I DO: Predicts the first place to legalize marriage with robots will be Massachusetts, where liberal jurisdiction and high-tech research meet.
NO FANTASY: Despite his thinking about robot love, he is not a fan of science fiction:
"The only sci-fi book I ever read was as a favor to a publisher who wanted a quote from me on the back cover, but the book was so dreadful that I couldn't support it." Image: Sion Touhig
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At the Museum of Sex in New York City, artificial-intelligence researcher David Levy projected a mock image on a screen of a smiling bride in a wedding dress holding hands with a short robot groom. “Why not marry a robot? Look at this happy couple,” he said to a chuckling crowd.
When Levy was then asked whether anyone who would want to marry a robot was deluded, his face grew serious. “If the alternative is that you are lonely and sad and miserable, is it not better to find a robot that claims to love you and acts like it loves you?” Levy responded. “Does it really matter, if you’re a happier person?” In his 2007 book, Love and Sex with Robots, Levy contends that sex, love and even marriage between humans and robots are coming soon and, perhaps, are even desirable. “I know some people think the idea is totally outlandish,” he says. “But I am totally convinced it’s inevitable.”
The 62-year-old London native has not reached this conclusion on a whim. Levy’s academic love affair with computing began in his last year of university, during the vacuum-tube era. That is when he broadened his horizons beyond his passion for chess. “Back then people wrote chess programs to simulate human thought processes,” he recalls. He later became engrossed in writing programs to carry on intelligent conversations with people, and then he explored the way humans interact with computers, a topic for which he earned his doctorate last year from the University of Maastricht in the Netherlands. (Levy was sidetracked from a Ph.D. when he became an international master at chess, which led him to play around the world and to found several computer and chess organizations and businesses.)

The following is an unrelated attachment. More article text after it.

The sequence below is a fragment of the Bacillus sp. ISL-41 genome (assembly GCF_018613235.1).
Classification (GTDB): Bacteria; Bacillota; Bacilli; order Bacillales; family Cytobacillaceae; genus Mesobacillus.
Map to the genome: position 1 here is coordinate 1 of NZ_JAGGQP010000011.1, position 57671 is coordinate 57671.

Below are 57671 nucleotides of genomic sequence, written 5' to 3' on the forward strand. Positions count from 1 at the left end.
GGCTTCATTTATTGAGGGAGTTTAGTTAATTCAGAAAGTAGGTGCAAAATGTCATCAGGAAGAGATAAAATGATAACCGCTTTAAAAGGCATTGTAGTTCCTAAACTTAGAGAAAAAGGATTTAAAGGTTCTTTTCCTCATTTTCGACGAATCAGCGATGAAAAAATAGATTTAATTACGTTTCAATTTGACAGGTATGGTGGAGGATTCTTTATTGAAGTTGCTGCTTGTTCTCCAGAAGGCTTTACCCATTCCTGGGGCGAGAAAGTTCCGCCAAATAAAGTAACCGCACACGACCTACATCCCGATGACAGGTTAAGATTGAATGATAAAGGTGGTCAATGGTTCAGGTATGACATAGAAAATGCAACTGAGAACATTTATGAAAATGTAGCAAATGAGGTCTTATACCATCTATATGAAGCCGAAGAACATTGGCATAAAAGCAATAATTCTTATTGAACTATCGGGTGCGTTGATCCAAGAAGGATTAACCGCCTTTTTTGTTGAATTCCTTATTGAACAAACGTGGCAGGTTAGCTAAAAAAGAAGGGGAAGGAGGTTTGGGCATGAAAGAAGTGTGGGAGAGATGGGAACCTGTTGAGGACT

Over the decades, Levy notes, interactions between humans and robots have become increasingly personal. Whereas robots initially found work, say, building cars in a factory, they have now moved into the home in the form of Roomba the robotic vacuum cleaner and digital pets such as Tamagotchis and the Sony Aibo.
And the machines can adopt a decidedly humanoid look: the robot Repliee from Hiroshi Ishiguro, director of Osaka University’s Intelligent Robotics Laboratory, can fool people into believing that it is a real person for about 10 seconds from a few feet away. And “it’s just a matter of time before someone takes parts from a vibrator, puts it into a doll, and maybe adds some basic speech electronics, and then you’ll have a fairly primitive sex robot,” Levy remarks.
Science-fiction fans have witnessed plenty of action between humans and characters portraying artificial life-forms, such as with Data from the Star Trek franchise or the Cylons from the reimagined Battlestar Galactica. And Levy is betting that a lot of people will fall in love with such devices. Programmers can tailor the machines to match a person’s interests or render them somewhat disagreeable to create a desirable level of friction in a relationship. “It’s not that people will fall in love with an algorithm but that people will fall in love with a convincing simulation of a human being, and convincing simulations can have a remarkable effect on people,” he says.
Indeed, a 2007 study from the University of California, San Diego, found that toddlers grew to accept a two-foot-tall humanoid robot named QRIO after it responded to the children who touched it. Eventually the kids considered QRIO as a near equal, even covering it with a blanket and telling it “night night” when its batteries ran out. “People who grow up with all sorts of electronic gizmos will find android robots to be fairly normal as friends, partners, lovers,” Levy speculates. He also cites 2005 research from Stanford University that showed people grew to like and trust computer personalities that cared about their wins and losses in blackjack and were generally supportive, much as they would respond to being cared about by other people.